The Federal Trade Commission charged an Ohio-based company and its owner with fraudulently claiming on 17 Web sites they operated that consumers could quickly get out of debt by working with one of several debt settlement companies.
The company owner, Ryan Golembiewski, has agreed to a settlement barring the deceptive claims, and to a judgment requiring him to pay more than $390,000.
United Debt Associates were “lead generators” paid by debt settlement companies to refer consumers who responded to the deceptive ads, according to the complaint.
Using Web sites such as legitimatedebtsettlement.com, debtreliefemergency.com, DebtDecreaser.com, freedebtreductionhelp.com and disputedebts.com, and earning approximately $24.60 per lead generated, the defendants directed consumers to either provide their contact information online, or call a toll-free number for help with their credit card debt. Consumers who called either were routed directly to the debt settlement companies or were asked to provide preliminary information to the defendants, the complaint stated.
According to the complaint, the deceptive claims the defendants used to entice consumers to contact them included:
• “Once creditors agree to make a deal, you can get out of debt from 12 to 36 months.”
• “The U.S. government decided to introduce a stimulus package to boost the financial institutions and prevent them from breaking down. Part of this stimulus money is being utilized by the [c]redit card companies to offer debt settlements to the users.”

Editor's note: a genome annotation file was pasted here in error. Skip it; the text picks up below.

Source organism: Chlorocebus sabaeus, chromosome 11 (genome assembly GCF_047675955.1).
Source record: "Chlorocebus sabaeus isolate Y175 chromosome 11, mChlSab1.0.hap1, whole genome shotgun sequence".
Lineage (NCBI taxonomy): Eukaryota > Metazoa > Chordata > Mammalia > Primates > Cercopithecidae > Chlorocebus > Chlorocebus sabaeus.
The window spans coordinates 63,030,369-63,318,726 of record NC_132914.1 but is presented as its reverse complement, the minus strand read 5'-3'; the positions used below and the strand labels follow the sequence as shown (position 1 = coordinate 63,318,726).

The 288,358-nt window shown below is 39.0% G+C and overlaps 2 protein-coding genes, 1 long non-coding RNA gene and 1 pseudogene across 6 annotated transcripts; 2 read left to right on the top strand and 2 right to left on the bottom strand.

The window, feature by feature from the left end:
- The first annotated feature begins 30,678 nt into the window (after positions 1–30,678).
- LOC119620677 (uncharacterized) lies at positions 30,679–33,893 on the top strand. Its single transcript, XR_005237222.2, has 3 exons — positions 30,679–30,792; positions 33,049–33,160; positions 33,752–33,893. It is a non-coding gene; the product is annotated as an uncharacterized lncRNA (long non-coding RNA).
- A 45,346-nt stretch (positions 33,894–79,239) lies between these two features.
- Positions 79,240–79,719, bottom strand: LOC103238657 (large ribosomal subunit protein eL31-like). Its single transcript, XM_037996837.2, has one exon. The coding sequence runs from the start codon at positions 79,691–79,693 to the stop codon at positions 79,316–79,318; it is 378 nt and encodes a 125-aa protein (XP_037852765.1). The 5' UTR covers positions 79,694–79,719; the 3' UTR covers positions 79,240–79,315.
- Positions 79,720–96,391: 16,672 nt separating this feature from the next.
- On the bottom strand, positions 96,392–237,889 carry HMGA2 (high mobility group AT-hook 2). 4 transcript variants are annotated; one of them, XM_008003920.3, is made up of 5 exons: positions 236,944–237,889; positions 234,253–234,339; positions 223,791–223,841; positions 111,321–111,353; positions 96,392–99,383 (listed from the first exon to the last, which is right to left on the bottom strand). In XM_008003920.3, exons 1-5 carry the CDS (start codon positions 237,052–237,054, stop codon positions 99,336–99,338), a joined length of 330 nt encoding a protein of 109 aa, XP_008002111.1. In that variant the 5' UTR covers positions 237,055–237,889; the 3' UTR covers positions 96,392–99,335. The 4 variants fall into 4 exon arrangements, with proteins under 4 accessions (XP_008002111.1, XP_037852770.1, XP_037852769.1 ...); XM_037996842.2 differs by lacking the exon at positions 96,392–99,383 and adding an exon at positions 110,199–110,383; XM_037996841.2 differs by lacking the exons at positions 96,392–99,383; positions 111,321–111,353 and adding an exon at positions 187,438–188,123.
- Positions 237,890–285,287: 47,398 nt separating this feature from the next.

• Debt settlement companies “can take all of your outstanding debt and not only eliminate at least 50% of it but also provide a realistic repayment plan for the rest of your debt.”
• “If you play your cards right, your debt problems will vanish before the first year ends.”
Purported consumer testimonials on the defendants’ Web sites, which conveyed the impression that consumers could successfully and quickly reduce or eliminate their debts by using the supposed debt settlement services the defendants advertised, were not genuine, the FTC alleged.
The defendants did not have support for the claims they made that the debt settlement companies would substantially reduce or eliminate consumers’ debts, according to the complaint. Instead, they merely posted claims provided by the debt settlement companies, or copied information from other debt relief Web sites.
In addition to the judgment of more than $390,000, the settlement bans the defendants from engaging in or assisting others to engage in any debt relief service and bars them from making any misrepresentations when marketing a financial product, or any good or service.
The settlement requires substantiation for any benefit, performance or efficacy claim for financial products, and it prohibits disclosure of customer information and requires the defendants to destroy all such information they have within 30 days after the settlement order is approved by a judge.